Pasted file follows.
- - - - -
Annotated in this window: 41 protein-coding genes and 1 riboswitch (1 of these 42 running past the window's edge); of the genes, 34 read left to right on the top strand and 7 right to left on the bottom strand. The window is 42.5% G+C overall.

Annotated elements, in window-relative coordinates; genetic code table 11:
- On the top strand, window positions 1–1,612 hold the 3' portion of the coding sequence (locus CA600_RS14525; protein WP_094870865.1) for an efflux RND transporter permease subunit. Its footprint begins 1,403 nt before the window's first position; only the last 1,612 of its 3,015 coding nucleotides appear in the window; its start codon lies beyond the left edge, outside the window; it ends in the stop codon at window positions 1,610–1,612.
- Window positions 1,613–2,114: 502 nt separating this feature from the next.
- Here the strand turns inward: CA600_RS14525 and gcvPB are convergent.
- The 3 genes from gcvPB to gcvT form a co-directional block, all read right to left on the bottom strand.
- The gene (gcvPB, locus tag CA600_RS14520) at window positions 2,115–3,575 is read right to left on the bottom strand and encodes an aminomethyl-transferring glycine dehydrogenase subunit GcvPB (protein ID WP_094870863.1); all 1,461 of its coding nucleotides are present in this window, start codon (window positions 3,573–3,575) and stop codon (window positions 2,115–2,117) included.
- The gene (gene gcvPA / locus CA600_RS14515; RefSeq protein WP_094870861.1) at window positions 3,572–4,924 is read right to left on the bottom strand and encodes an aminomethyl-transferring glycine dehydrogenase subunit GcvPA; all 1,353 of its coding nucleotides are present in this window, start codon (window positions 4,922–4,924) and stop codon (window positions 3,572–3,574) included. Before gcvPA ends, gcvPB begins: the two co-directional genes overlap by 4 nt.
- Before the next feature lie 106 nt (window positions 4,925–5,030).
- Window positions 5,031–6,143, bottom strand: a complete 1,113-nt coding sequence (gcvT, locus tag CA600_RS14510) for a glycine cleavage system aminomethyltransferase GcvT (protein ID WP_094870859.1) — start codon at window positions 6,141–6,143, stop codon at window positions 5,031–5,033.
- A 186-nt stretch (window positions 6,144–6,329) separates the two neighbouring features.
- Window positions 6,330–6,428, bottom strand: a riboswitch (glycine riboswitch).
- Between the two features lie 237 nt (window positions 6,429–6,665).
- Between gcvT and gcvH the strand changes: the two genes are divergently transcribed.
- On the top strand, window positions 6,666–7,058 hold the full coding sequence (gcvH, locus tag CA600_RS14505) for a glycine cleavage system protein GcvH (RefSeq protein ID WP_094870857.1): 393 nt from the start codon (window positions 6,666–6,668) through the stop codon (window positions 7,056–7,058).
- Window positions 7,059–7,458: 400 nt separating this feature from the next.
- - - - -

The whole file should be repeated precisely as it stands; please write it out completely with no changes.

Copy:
Annotated in this window: 41 protein-coding genes and 1 riboswitch (1 of these 42 running past the window's edge); of the genes, 34 read left to right on the top strand and 7 right to left on the bottom strand. The window is 42.5% G+C overall.

Annotated elements, in window-relative coordinates; genetic code table 11:
- On the top strand, window positions 1–1,612 hold the 3' portion of the coding sequence (locus CA600_RS14525; protein WP_094870865.1) for an efflux RND transporter permease subunit. Its footprint begins 1,403 nt before the window's first position; only the last 1,612 of its 3,015 coding nucleotides appear in the window; its start codon lies beyond the left edge, outside the window; it ends in the stop codon at window positions 1,610–1,612.
- Window positions 1,613–2,114: 502 nt separating this feature from the next.
- Here the strand turns inward: CA600_RS14525 and gcvPB are convergent.
- The 3 genes from gcvPB to gcvT form a co-directional block, all read right to left on the bottom strand.
- The gene (gcvPB, locus tag CA600_RS14520) at window positions 2,115–3,575 is read right to left on the bottom strand and encodes an aminomethyl-transferring glycine dehydrogenase subunit GcvPB (protein ID WP_094870863.1); all 1,461 of its coding nucleotides are present in this window, start codon (window positions 3,573–3,575) and stop codon (window positions 2,115–2,117) included.
- The gene (gene gcvPA / locus CA600_RS14515; RefSeq protein WP_094870861.1) at window positions 3,572–4,924 is read right to left on the bottom strand and encodes an aminomethyl-transferring glycine dehydrogenase subunit GcvPA; all 1,353 of its coding nucleotides are present in this window, start codon (window positions 4,922–4,924) and stop codon (window positions 3,572–3,574) included. Before gcvPA ends, gcvPB begins: the two co-directional genes overlap by 4 nt.
- Before the next feature lie 106 nt (window positions 4,925–5,030).
- Window positions 5,031–6,143, bottom strand: a complete 1,113-nt coding sequence (gcvT, locus tag CA600_RS14510) for a glycine cleavage system aminomethyltransferase GcvT (protein ID WP_094870859.1) — start codon at window positions 6,141–6,143, stop codon at window positions 5,031–5,033.
- A 186-nt stretch (window positions 6,144–6,329) separates the two neighbouring features.
- Window positions 6,330–6,428, bottom strand: a riboswitch (glycine riboswitch).
- Between the two features lie 237 nt (window positions 6,429–6,665).
- Between gcvT and gcvH the strand changes: the two genes are divergently transcribed.
- On the top strand, window positions 6,666–7,058 hold the full coding sequence (gcvH, locus tag CA600_RS14505) for a glycine cleavage system protein GcvH (RefSeq protein ID WP_094870857.1): 393 nt from the start codon (window positions 6,666–6,668) through the stop codon (window positions 7,056–7,058).
- Window positions 7,059–7,458: 400 nt separating this feature from the next.